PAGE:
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Oneida Elite Fishin’ Sitch: WWYD?

Brent Chapman firing a swimbait on day 3 (Bassmaster.com photo).

Was in the Z-train boat at Oneida watching Brent Chapman and Randy Howell fish, and also spoke to the rest of the Top 12 at the day 4 launch. All were experiencing the same thing when fishing reaction baits for smallies: lots of follows.

The smallmouths were swimming around and nailing the abundant shad (shad-like bait?), and would follow topwaters (Spooks), swimbaits and crankbaits (all of which were white) but more often than not would pass them up. These guys were getting only about 7 keeper bites a day, so you know at least 2x that many fish were zipping up behind their baits.

What to do about that? Jason Quinn told me at the launch, you “just have to reel faster.” I get it, and that may have been one recipe for success. But the Elites I watched just kept casting. Looked for all the world like they were just randomly chucking while getting blown along, though they definitely had waypoints.

As a fisherman – a nowhere-near-Elite fisherman – I’m just naturally sitting there thinking about how I might solve that problem. What would I try? We talked about this a bit in the Bassmaster.com War Room (now presented by Triton Boats – thanks Triton!) webcast. Said I’d try a Fluke-type bait. Slow it down, a feeding smallie might think it’s a baitfish it bumped, easy meal.

(Hey – what happened to Flukes? Are they old news now, or are they not efficient enough for the Elites, or…?)

And here’s my out-of-the-box approach for the fishing situation I saw there: A lot of grass in the water (which to me would argue for a Texas-rigged Fluke but whatever), wind, and the smallies were keying in on a particular size and type of baitfish. In northern natural rivers and lakes in those kind of conditions, I’ve had success throwing – wait for it – an old-school in-line spinner.

Looks like a little minnow, easy to keep at whatever depth, and pretty easy hookups. But have to say it’s been a desperation bait for me. Not one I tie on regularly.

Anyhow, given that fishin’ situation, WWYD?

8 Comments

8 Comments

  1. Chris

    August 30, 2012 at 11:26 am

    How about a float ‘n fly? Hair jig or small tube under a white bobber, just hanging there. Or instead of a bobber you could take the hooks off a topwater and just use it as a bobber but with some action to it to draw fish in.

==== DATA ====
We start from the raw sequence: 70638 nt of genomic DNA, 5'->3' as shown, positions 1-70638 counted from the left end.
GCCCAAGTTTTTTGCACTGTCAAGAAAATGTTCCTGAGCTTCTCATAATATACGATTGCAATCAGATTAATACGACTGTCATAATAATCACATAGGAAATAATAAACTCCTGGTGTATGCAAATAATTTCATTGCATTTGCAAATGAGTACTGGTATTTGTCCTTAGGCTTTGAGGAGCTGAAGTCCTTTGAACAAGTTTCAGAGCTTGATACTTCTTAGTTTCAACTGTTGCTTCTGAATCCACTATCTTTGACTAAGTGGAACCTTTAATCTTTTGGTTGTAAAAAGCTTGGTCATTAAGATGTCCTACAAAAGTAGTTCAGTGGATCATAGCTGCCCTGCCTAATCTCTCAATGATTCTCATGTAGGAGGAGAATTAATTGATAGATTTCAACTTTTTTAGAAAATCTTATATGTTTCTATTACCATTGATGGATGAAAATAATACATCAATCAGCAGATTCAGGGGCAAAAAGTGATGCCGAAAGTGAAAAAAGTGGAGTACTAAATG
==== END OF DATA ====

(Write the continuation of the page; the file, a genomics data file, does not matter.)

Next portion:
• admin (mostly Jay)

      August 30, 2012 at 12:57 pm

      I like that, like a saltwater trout rig….

  2. TOm

    August 30, 2012 at 3:05 pm

    My top two options would be either dragging a tube through the fish or a wacky worm. Those are great baits when fish follow but won’t strike.

    • admin (mostly Jay)

      August 31, 2012 at 12:58 pm

      hmmmm

  3. Jamie

    August 30, 2012 at 3:30 pm

    I am not sure, but i would find out if the gobies haveade it into Onieda yet. And go with a goby looking bait. Or i would crawl a plastic crawdaddy across the bottom.

    • admin (mostly Jay)

      August 31, 2012 at 12:59 pm

      Because? Looking for how this relates to following fish. Big lazy ones hanging near the bottom or…?

  4. Jim Kelley

    August 30, 2012 at 4:38 pm

    also another tactic on topwater for followers is to go smaller, a pop-x, or 65 size sammy, also going from opaque baits to ghost or clear sometimes makes a huge difference, that popx can be walked as fast as you twitch your rod. As for the fluke, you don’t hear much about it anymore, but I still use them like crazy, I’m always burning through a bag or 2 every couple weeks, even when that bite is not on, you can still get them to take it, just about anywhere, a fluke on a jighead is deadly when ripped up out of the grass, I’m sure the tour guys know every trick in the book, the float n’ fly works, but really my success has come when its cold, very cold, an original fluke small solid body) on the float n’ fly works good once the water gets warmer.

    • admin (mostly Jay)

      August 31, 2012 at 12:59 pm

      Good stuff Jim!

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The best, worst and funniest in bassin'! Jay Kumar is the guy who created BassFan.com, co-hosted Loudmouth Bass with Zona, was a B.A.S.S. senior writer and a whole lot more in bassin™. Make sure you sign up for the BassBlaster email!

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